“Blackjack: The Jackie Ryan Story” is a slow motion train wreck about a slow-motion train wreck of a basketballer.
That doesn’t mean that this story of a Brooklyn playground “legend” who never got out of his own way when it came to realizing his hoops potential isn’t interesting, here and there. There’s a decent performance or two, and a time-honored “redemption via sport” formula that has, on occasion, worked.
But as our lurching lead lumbers through middling on-court action, as we grimace at veteran heavy Robert Davi’s version of an Irish American priest, with every “Never saw THAT coming” blast of melodrama, “Blackjack” rolls craps.
Greg Finley, a character actor since childhood (“The Secret Life of an American Teenager”), seems awfully earthbound to be a basketball prodigy approaching his late 20s expiration date. He’s a burly presence on the court, and when guys like sportswriter Peter Vescey (Geoffrey Cantor) describe the “most perfect jump shot you ever saw,” we aren’t fooled. We’re practically looking at a middle school set shot.
“White men can’t jump” indeed.
Jackie grew up in a big, racist New York Irish family, headed by Big Jack (David Arquette), a short tempered construction worker who disdains any sport that isn’t football. Basketball? “Monkeyball” he calls it. His son is destined to “grind it out just like the rest of us.”
We don’t see the kid’s high school hoops skills that New York media hyped into a “white Michael Jordan” label, and eventually eulogized as “one of the biggest wastes of talent in the history of basketball.” Antonio Macia’s script narrows its focus to what amounts to Jackie’s last best shot, the weeks before and after a tryout — at 28 with the (then) New Jersey Nets.
Jackie drinks too much, smokes too much, cusses too much, has too many tattoos and horses around with his disreputable pal and co-worker Marty (James Madio, whose career dates back to “Blossom” and “Hook”). Can Jackie clean up his act long enough to impress Rick Carlisle and the Nets?
The return of old girlfriend Jennie (Ashley Greene of the “Twilight” saga) motivates him. She played in the day, too. Can she get him into NBA shape? She can’t even get him to stop talking about his NBA signing as a done deal.
“Floor seats, FLOOR seats” he promises and/or threatens everybody who hears about his dream. Dude can’t stop smoking and partying, and is so irresponsible he can’t even get a credit card, but OK. Sure.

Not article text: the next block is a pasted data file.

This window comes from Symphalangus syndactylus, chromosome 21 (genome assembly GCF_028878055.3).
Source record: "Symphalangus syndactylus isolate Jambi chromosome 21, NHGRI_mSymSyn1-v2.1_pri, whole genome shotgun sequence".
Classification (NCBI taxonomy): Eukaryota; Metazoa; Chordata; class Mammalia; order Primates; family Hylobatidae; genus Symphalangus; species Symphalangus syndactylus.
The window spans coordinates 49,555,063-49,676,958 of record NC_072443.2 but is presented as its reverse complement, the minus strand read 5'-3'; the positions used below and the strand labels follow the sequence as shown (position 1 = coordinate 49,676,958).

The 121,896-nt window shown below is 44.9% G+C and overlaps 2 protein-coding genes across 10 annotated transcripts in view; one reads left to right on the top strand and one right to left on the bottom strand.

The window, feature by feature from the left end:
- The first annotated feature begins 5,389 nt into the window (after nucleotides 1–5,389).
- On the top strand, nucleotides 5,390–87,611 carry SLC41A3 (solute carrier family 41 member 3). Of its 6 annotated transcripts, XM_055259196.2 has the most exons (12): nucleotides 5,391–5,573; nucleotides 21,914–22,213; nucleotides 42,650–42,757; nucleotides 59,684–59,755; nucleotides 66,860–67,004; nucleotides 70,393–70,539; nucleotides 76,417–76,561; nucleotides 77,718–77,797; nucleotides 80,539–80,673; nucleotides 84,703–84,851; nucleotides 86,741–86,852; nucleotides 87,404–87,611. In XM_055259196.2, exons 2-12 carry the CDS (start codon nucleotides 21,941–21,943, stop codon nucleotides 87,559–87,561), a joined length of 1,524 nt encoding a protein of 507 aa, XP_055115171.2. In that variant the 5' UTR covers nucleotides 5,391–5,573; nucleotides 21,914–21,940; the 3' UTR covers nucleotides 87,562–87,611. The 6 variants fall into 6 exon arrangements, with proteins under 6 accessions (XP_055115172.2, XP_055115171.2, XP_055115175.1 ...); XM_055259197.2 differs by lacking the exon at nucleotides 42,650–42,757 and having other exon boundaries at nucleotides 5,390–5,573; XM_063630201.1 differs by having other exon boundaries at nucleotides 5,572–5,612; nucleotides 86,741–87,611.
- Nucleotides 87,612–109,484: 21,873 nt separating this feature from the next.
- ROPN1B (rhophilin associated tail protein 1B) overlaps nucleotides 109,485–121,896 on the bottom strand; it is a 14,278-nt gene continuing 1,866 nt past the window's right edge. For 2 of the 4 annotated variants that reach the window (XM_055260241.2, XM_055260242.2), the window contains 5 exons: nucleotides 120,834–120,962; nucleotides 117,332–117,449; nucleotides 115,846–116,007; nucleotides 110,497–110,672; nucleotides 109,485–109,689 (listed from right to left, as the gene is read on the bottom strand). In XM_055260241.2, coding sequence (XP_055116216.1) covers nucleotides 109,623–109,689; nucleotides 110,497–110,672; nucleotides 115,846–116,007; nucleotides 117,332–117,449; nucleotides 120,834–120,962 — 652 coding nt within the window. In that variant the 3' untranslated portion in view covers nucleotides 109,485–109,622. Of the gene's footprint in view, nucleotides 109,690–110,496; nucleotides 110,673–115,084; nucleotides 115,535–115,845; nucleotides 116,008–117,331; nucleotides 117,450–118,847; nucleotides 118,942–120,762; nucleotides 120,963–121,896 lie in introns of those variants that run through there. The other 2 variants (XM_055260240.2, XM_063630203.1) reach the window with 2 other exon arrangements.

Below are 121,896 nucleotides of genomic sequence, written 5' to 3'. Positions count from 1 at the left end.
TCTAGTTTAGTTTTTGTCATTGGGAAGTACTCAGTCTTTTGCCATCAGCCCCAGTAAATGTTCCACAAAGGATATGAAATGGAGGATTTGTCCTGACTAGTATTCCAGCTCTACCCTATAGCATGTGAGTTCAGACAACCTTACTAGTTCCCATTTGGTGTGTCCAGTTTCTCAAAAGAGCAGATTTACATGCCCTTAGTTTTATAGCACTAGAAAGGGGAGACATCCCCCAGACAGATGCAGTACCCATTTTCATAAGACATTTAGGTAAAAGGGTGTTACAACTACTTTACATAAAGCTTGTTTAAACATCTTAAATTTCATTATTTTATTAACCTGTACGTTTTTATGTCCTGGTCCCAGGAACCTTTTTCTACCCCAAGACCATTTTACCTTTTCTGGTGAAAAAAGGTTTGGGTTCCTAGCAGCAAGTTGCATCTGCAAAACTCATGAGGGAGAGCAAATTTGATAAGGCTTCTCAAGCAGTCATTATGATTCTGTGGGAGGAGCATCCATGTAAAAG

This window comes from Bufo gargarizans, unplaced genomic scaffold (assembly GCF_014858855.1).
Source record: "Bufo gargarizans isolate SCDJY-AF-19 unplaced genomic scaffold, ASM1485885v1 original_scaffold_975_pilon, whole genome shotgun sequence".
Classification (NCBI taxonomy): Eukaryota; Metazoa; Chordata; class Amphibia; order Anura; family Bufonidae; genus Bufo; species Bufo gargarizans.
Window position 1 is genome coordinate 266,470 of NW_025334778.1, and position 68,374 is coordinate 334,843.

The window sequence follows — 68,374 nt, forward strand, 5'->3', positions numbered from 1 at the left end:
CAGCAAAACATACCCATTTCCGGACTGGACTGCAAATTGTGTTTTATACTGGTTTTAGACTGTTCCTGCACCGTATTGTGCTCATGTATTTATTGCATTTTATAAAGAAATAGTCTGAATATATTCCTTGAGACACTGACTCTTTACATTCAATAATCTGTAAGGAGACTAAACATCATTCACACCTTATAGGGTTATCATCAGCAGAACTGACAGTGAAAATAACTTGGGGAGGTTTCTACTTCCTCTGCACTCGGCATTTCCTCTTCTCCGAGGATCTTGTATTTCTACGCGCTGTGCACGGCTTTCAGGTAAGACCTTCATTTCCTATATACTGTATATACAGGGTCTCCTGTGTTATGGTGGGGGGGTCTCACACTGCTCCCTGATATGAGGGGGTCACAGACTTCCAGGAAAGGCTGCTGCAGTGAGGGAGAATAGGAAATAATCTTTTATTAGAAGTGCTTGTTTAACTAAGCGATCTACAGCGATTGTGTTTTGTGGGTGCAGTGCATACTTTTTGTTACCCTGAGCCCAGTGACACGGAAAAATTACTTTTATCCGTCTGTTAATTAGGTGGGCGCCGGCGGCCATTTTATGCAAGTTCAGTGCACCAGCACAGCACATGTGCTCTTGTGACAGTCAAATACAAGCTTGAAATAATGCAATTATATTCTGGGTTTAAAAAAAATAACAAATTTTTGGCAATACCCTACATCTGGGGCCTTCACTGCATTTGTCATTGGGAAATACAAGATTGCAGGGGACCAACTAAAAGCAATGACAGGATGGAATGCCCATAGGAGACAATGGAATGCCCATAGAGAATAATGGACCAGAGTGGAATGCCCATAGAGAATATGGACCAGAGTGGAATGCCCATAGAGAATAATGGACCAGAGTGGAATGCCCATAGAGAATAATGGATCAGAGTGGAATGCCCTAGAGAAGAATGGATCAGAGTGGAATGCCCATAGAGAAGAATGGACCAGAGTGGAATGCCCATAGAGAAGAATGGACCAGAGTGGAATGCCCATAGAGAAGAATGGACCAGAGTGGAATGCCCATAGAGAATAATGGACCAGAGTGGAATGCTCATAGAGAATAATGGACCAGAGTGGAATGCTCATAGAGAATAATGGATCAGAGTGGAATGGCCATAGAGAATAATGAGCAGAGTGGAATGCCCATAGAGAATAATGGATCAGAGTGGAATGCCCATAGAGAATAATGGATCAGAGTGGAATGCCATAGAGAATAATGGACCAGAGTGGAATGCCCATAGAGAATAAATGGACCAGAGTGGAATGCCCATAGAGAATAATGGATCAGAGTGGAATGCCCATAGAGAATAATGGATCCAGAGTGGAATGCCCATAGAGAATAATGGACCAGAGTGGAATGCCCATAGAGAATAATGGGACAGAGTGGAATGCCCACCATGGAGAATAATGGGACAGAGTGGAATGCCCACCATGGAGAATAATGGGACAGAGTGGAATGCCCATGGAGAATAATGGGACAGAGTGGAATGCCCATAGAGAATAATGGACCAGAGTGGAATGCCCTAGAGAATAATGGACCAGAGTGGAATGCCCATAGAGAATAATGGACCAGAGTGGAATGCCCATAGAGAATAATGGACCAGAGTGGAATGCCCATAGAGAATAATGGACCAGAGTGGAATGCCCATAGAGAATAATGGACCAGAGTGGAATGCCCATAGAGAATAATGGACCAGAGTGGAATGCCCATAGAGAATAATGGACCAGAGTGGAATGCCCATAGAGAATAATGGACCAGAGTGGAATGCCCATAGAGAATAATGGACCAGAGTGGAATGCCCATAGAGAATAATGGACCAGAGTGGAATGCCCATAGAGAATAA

We know that didn’t happen, so the only mystery here is how close he got and how good he might have been. Actor turned director Danny Abeckaser (“First We Take Brooklyn”) is painted into a corner, a leading man lacking the charisma to make the off-the-court scenes pop, and who plays the game — at 28 — the way Jackie plays it now, like a sharp-shooting fiftysomething.
Sports junkie Michael Rapaport plays a Nets assistant coach (unbilled). But Arquette, Greene and Moise Morancy, playing a neighborhood rival who made it to the NBA give the most interesting performances, with Morancy saying out loud what any basketball savvy viewer must think.
Jackie’s hype and endless “second chances?” They’re ” because you’re white.” Having worked at a newspaper where J.J. Reddick got more ink than everybody else on the Magic put together when he played here, I can totally see that.
That would have been an interesting story thread to follow, as we’re treated to a montage of Ryan’s NYC media hype in the film’s opening credits. What we get instead is a stumbling story about a more obnoxious “Rudy” we don’t like enough to root for, and who never shows us the game that all the fuss is about.
MPAA Rating: unrated, much profanity
Cast: Greg Finley, Ashley Greene, James Madio, Geoffrey Cantor, Moise Morancy, Michael Rapaport, Robert Davi and David Arquette.
Credits: Directed by Danny A. Abeckaser, script by Antonio Macia. A Gravitas Ventures release.
Running time: 1:38